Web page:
Bone-Modifying Agents in Metastatic Breast Cancer

Publication Date: October 16, 2017
Last Updated: March 19, 2024


  • Patients with breast cancer who have evidence of bone metastases should be treated with BMAs. (Strong Recommendation: EB-H)
    • One BMA is not recommended over another.
    • Options include:
      • denosumab, 120 mg subcutaneously, every 4 weeks;
      • pamidronate, 90 mg intravenously, every 3–4 weeks; or
      • zoledronic acid, 4 mg intravenously, over no less than 15 minutes,
        every 12 weeks or every 3–4 weeks.
  • The analgesic effects of BMAs (denosumab, pamidronate, or zoledronic acid) are modest. They should not be used alone for bone pain.
    (Weak Recommendation: EB-L).
    • The current standard of care for supportive care and pain management should be applied. This can include analgesia, adjunct therapies, radiotherapy, surgery, systemic anti-cancer therapy, and referral to supportive care and pain management.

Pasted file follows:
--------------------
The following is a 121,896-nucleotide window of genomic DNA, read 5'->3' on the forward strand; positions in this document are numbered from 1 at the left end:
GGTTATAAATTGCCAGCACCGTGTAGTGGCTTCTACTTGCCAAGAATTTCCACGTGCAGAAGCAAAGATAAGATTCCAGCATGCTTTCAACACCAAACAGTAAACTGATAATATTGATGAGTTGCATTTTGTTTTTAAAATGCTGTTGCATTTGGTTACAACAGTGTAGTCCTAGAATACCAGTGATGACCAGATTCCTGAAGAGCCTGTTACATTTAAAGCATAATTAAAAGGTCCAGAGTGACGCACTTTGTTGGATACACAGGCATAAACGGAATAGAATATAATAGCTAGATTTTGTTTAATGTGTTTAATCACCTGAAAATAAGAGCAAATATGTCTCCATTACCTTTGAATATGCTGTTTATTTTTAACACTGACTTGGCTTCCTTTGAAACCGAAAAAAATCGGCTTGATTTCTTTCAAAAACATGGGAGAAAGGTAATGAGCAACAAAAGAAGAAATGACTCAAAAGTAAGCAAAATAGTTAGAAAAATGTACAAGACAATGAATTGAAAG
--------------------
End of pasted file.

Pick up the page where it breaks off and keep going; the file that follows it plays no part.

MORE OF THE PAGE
• Evidence of a clinically meaningful benefit is insufficient to support the use of one bone-modifying agent over another.


Unchanged from 2011

  • BMAs are recommended for patients with metastatic breast cancer with evidence of bone destruction.
  • One BMA is not recommended over another.
  • Mechanism of action, as well as the potential benefits and harms, should be taken into account when considering long-term use of BMA.
  • In patients with creatinine clearance >60 mL/min, no change in dosage, infusion time, or interval is required.
  • Monitor creatinine level with each intravenous bisphosphonate dose.
  • In patients with creatinine clearance <30 mL/min or on dialysis who may be treated with denosumab, close monitoring for hypocalcemia is recommended.
  • All patients should have a dental examination and preventive dentistry
    before using a BMA.
  • Use of biochemical markers to monitor BMA use is NOT recommended for routine care.



Role of Bone-Modifying Agents in Metastatic Breast Cancer

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